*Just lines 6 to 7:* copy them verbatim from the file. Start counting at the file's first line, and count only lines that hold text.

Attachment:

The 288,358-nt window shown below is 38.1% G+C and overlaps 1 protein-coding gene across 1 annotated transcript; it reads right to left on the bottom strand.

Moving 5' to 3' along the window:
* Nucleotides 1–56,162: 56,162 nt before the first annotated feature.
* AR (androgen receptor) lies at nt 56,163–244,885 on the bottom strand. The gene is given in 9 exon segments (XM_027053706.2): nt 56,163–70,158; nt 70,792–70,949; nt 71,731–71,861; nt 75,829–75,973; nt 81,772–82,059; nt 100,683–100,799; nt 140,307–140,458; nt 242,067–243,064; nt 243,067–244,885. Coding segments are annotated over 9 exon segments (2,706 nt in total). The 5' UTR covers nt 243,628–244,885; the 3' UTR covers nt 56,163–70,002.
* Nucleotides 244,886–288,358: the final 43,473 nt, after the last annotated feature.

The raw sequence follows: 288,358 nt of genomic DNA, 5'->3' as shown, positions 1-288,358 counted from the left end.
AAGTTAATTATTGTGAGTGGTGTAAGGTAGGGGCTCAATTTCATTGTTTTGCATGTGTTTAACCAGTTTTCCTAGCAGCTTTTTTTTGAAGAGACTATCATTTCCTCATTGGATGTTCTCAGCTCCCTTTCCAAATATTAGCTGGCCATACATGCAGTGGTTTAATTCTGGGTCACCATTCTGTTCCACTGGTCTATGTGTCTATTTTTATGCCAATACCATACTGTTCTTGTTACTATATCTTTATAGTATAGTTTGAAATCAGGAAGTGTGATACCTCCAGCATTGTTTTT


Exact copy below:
The raw sequence follows: 288,358 nt of genomic DNA, 5'->3' as shown, positions 1-288,358 counted from the left end.
AAGTTAATTATTGTGAGTGGTGTAAGGTAGGGGCTCAATTTCATTGTTTTGCATGTGTTTAACCAGTTTTCCTAGCAGCTTTTTTTTGAAGAGACTATCATTTCCTCATTGGATGTTCTCAGCTCCCTTTCCAAATATTAGCTGGCCATACATGCAGTGGTTTAATTCTGGGTCACCATTCTGTTCCACTGGTCTATGTGTCTATTTTTATGCCAATACCATACTGTTCTTGTTACTATATCTTTATAGTATAGTTTGAAATCAGGAAGTGTGATACCTCCAGCATTGTTTTT